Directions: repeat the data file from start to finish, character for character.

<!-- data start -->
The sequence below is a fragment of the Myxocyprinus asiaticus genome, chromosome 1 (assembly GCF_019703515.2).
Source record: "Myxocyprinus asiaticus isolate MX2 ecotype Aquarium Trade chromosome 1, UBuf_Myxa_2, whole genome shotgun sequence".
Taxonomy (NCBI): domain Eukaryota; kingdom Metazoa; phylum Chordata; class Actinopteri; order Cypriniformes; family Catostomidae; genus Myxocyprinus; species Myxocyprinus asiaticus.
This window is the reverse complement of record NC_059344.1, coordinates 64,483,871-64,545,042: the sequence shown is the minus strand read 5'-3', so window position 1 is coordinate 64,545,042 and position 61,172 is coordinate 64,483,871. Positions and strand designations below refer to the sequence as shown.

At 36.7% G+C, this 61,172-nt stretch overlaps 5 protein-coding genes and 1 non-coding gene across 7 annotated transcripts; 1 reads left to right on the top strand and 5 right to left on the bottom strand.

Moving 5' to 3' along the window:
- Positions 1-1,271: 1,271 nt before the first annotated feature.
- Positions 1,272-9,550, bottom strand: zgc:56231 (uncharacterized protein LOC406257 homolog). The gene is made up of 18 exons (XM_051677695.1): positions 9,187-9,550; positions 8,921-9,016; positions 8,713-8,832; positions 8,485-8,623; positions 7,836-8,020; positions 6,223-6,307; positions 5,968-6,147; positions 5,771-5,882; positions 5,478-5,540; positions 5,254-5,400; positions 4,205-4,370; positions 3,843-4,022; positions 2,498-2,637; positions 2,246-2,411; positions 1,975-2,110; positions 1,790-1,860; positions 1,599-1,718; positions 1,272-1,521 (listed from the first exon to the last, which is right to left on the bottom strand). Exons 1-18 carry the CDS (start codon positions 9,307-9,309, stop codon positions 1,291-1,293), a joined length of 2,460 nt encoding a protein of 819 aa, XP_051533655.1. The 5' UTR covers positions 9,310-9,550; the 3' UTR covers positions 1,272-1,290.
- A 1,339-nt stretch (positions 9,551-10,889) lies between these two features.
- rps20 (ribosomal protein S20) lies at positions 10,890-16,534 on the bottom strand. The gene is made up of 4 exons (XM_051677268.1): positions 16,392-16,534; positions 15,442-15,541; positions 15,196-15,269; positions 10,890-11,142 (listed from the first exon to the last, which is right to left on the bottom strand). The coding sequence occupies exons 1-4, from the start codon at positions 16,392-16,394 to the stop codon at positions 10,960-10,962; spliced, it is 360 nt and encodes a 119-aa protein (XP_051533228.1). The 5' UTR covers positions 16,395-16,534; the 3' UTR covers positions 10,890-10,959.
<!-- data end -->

The sequence below is a fragment of the Myxocyprinus asiaticus genome, chromosome 1 (assembly GCF_019703515.2).
Source record: "Myxocyprinus asiaticus isolate MX2 ecotype Aquarium Trade chromosome 1, UBuf_Myxa_2, whole genome shotgun sequence".
Taxonomy (NCBI): domain Eukaryota; kingdom Metazoa; phylum Chordata; class Actinopteri; order Cypriniformes; family Catostomidae; genus Myxocyprinus; species Myxocyprinus asiaticus.
This window is the reverse complement of record NC_059344.1, coordinates 64,483,871-64,545,042: the sequence shown is the minus strand read 5'-3', so window position 1 is coordinate 64,545,042 and position 61,172 is coordinate 64,483,871. Positions and strand designations below refer to the sequence as shown.

At 36.7% G+C, this 61,172-nt stretch overlaps 5 protein-coding genes and 1 non-coding gene across 7 annotated transcripts; 1 reads left to right on the top strand and 5 right to left on the bottom strand.

Moving 5' to 3' along the window:
- Positions 1-1,271: 1,271 nt before the first annotated feature.
- Positions 1,272-9,550, bottom strand: zgc:56231 (uncharacterized protein LOC406257 homolog). The gene is made up of 18 exons (XM_051677695.1): positions 9,187-9,550; positions 8,921-9,016; positions 8,713-8,832; positions 8,485-8,623; positions 7,836-8,020; positions 6,223-6,307; positions 5,968-6,147; positions 5,771-5,882; positions 5,478-5,540; positions 5,254-5,400; positions 4,205-4,370; positions 3,843-4,022; positions 2,498-2,637; positions 2,246-2,411; positions 1,975-2,110; positions 1,790-1,860; positions 1,599-1,718; positions 1,272-1,521 (listed from the first exon to the last, which is right to left on the bottom strand). Exons 1-18 carry the CDS (start codon positions 9,307-9,309, stop codon positions 1,291-1,293), a joined length of 2,460 nt encoding a protein of 819 aa, XP_051533655.1. The 5' UTR covers positions 9,310-9,550; the 3' UTR covers positions 1,272-1,290.
- A 1,339-nt stretch (positions 9,551-10,889) lies between these two features.
- rps20 (ribosomal protein S20) lies at positions 10,890-16,534 on the bottom strand. The gene is made up of 4 exons (XM_051677268.1): positions 16,392-16,534; positions 15,442-15,541; positions 15,196-15,269; positions 10,890-11,142 (listed from the first exon to the last, which is right to left on the bottom strand). The coding sequence occupies exons 1-4, from the start codon at positions 16,392-16,394 to the stop codon at positions 10,960-10,962; spliced, it is 360 nt and encodes a 119-aa protein (XP_051533228.1). The 5' UTR covers positions 16,395-16,534; the 3' UTR covers positions 10,890-10,959.